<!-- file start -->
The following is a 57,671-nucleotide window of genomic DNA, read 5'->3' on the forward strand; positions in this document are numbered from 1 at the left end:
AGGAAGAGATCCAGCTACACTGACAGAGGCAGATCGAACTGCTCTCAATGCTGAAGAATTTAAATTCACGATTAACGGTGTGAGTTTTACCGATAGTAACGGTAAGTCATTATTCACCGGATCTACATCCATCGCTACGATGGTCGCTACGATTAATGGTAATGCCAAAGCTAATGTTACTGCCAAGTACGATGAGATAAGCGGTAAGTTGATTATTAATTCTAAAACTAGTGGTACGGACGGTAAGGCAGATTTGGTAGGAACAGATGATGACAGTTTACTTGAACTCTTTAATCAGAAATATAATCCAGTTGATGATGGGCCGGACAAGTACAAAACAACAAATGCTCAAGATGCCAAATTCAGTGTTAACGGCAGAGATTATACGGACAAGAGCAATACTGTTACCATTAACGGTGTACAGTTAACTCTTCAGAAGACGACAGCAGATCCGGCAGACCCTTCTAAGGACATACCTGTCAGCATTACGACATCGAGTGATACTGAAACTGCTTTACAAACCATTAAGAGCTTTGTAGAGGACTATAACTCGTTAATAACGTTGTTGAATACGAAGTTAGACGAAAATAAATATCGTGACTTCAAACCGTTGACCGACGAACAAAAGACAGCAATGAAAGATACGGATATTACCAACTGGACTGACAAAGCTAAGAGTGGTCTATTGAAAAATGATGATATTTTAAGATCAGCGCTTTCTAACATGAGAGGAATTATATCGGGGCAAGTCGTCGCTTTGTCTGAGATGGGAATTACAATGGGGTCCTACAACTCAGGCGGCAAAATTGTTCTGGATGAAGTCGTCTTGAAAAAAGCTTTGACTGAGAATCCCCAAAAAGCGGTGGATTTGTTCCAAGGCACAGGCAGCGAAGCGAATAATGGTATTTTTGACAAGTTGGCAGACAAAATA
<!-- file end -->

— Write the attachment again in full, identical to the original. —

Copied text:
The following is a 57,671-nucleotide window of genomic DNA, read 5'->3' on the forward strand; positions in this document are numbered from 1 at the left end:
AGGAAGAGATCCAGCTACACTGACAGAGGCAGATCGAACTGCTCTCAATGCTGAAGAATTTAAATTCACGATTAACGGTGTGAGTTTTACCGATAGTAACGGTAAGTCATTATTCACCGGATCTACATCCATCGCTACGATGGTCGCTACGATTAATGGTAATGCCAAAGCTAATGTTACTGCCAAGTACGATGAGATAAGCGGTAAGTTGATTATTAATTCTAAAACTAGTGGTACGGACGGTAAGGCAGATTTGGTAGGAACAGATGATGACAGTTTACTTGAACTCTTTAATCAGAAATATAATCCAGTTGATGATGGGCCGGACAAGTACAAAACAACAAATGCTCAAGATGCCAAATTCAGTGTTAACGGCAGAGATTATACGGACAAGAGCAATACTGTTACCATTAACGGTGTACAGTTAACTCTTCAGAAGACGACAGCAGATCCGGCAGACCCTTCTAAGGACATACCTGTCAGCATTACGACATCGAGTGATACTGAAACTGCTTTACAAACCATTAAGAGCTTTGTAGAGGACTATAACTCGTTAATAACGTTGTTGAATACGAAGTTAGACGAAAATAAATATCGTGACTTCAAACCGTTGACCGACGAACAAAAGACAGCAATGAAAGATACGGATATTACCAACTGGACTGACAAAGCTAAGAGTGGTCTATTGAAAAATGATGATATTTTAAGATCAGCGCTTTCTAACATGAGAGGAATTATATCGGGGCAAGTCGTCGCTTTGTCTGAGATGGGAATTACAATGGGGTCCTACAACTCAGGCGGCAAAATTGTTCTGGATGAAGTCGTCTTGAAAAAAGCTTTGACTGAGAATCCCCAAAAAGCGGTGGATTTGTTCCAAGGCACAGGCAGCGAAGCGAATAATGGTATTTTTGACAAGTTGGCAGACAAAATA